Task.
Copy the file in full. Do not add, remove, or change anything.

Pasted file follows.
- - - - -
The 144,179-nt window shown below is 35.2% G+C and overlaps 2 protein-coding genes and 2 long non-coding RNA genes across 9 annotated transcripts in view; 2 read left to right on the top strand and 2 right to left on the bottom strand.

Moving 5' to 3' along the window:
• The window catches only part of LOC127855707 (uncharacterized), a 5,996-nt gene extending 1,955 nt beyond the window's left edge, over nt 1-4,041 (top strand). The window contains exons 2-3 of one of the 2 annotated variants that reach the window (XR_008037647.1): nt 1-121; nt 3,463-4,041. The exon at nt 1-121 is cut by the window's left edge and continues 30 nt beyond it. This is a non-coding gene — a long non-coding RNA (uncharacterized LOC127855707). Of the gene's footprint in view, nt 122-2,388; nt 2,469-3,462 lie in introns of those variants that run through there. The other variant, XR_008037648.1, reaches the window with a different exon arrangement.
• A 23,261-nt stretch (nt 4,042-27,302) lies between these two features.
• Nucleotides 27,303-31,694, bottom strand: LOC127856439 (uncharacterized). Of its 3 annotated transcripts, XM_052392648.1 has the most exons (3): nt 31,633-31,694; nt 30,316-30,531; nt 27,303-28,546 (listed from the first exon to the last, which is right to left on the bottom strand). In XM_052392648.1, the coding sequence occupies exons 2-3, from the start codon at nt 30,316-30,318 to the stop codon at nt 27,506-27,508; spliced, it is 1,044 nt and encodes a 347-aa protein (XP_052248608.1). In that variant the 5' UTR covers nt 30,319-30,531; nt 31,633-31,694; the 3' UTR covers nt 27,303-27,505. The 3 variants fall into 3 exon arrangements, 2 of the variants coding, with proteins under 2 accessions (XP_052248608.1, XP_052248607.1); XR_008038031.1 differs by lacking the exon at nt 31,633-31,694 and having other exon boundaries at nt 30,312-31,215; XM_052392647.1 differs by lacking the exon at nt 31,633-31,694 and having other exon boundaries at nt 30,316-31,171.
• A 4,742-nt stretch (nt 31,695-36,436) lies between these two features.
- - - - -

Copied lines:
The 144,179-nt window shown below is 35.2% G+C and overlaps 2 protein-coding genes and 2 long non-coding RNA genes across 9 annotated transcripts in view; 2 read left to right on the top strand and 2 right to left on the bottom strand.

Moving 5' to 3' along the window:
• The window catches only part of LOC127855707 (uncharacterized), a 5,996-nt gene extending 1,955 nt beyond the window's left edge, over nt 1-4,041 (top strand). The window contains exons 2-3 of one of the 2 annotated variants that reach the window (XR_008037647.1): nt 1-121; nt 3,463-4,041. The exon at nt 1-121 is cut by the window's left edge and continues 30 nt beyond it. This is a non-coding gene — a long non-coding RNA (uncharacterized LOC127855707). Of the gene's footprint in view, nt 122-2,388; nt 2,469-3,462 lie in introns of those variants that run through there. The other variant, XR_008037648.1, reaches the window with a different exon arrangement.
• A 23,261-nt stretch (nt 4,042-27,302) lies between these two features.
• Nucleotides 27,303-31,694, bottom strand: LOC127856439 (uncharacterized). Of its 3 annotated transcripts, XM_052392648.1 has the most exons (3): nt 31,633-31,694; nt 30,316-30,531; nt 27,303-28,546 (listed from the first exon to the last, which is right to left on the bottom strand). In XM_052392648.1, the coding sequence occupies exons 2-3, from the start codon at nt 30,316-30,318 to the stop codon at nt 27,506-27,508; spliced, it is 1,044 nt and encodes a 347-aa protein (XP_052248608.1). In that variant the 5' UTR covers nt 30,319-30,531; nt 31,633-31,694; the 3' UTR covers nt 27,303-27,505. The 3 variants fall into 3 exon arrangements, 2 of the variants coding, with proteins under 2 accessions (XP_052248608.1, XP_052248607.1); XR_008038031.1 differs by lacking the exon at nt 31,633-31,694 and having other exon boundaries at nt 30,312-31,215; XM_052392647.1 differs by lacking the exon at nt 31,633-31,694 and having other exon boundaries at nt 30,316-31,171.
• A 4,742-nt stretch (nt 31,695-36,436) lies between these two features.